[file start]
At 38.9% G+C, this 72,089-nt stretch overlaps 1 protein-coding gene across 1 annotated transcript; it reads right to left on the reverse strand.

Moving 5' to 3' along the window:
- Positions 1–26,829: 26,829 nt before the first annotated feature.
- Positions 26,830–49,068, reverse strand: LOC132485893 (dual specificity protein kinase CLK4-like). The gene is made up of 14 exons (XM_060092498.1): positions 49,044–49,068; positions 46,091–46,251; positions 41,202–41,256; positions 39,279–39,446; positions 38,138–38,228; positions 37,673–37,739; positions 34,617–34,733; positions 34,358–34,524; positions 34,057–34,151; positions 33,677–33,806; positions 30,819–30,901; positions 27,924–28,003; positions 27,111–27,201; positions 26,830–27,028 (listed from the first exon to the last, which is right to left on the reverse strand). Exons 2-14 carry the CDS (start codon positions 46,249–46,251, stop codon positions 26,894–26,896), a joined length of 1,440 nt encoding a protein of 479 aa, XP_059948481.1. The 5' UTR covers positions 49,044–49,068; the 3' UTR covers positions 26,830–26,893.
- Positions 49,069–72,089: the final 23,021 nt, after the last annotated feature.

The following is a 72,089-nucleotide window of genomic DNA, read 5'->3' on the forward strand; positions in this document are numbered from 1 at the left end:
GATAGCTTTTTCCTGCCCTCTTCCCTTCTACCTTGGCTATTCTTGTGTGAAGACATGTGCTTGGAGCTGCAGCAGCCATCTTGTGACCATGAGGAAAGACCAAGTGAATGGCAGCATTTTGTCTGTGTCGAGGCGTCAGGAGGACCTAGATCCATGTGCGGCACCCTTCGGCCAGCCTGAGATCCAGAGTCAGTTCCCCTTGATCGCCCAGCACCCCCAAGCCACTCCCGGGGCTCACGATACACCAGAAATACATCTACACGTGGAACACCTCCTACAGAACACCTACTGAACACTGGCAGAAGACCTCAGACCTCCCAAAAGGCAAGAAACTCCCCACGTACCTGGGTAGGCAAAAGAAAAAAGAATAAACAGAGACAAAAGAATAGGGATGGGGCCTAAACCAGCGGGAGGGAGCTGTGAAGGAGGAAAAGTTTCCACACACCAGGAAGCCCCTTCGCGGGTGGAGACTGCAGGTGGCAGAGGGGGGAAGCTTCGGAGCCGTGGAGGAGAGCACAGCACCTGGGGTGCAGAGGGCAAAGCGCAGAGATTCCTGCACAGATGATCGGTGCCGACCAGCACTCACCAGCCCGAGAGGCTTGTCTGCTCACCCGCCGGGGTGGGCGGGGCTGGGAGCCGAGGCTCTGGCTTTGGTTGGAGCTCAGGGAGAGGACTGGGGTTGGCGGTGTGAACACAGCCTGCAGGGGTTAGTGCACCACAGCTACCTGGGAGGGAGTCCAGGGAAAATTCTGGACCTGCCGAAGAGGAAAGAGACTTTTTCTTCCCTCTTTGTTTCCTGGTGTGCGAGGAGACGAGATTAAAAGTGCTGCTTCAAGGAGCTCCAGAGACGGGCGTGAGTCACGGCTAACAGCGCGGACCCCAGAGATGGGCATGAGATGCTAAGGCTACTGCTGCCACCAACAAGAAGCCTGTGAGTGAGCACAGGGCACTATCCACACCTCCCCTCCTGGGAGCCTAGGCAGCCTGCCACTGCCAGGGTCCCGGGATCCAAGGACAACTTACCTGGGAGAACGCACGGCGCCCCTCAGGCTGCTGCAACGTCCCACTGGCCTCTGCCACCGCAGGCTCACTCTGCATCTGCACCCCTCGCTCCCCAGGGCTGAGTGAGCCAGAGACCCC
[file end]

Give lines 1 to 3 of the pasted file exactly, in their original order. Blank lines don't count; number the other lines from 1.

At 38.9% G+C, this 72,089-nt stretch overlaps 1 protein-coding gene across 1 annotated transcript; it reads right to left on the reverse strand.

Moving 5' to 3' along the window:
- Positions 1–26,829: 26,829 nt before the first annotated feature.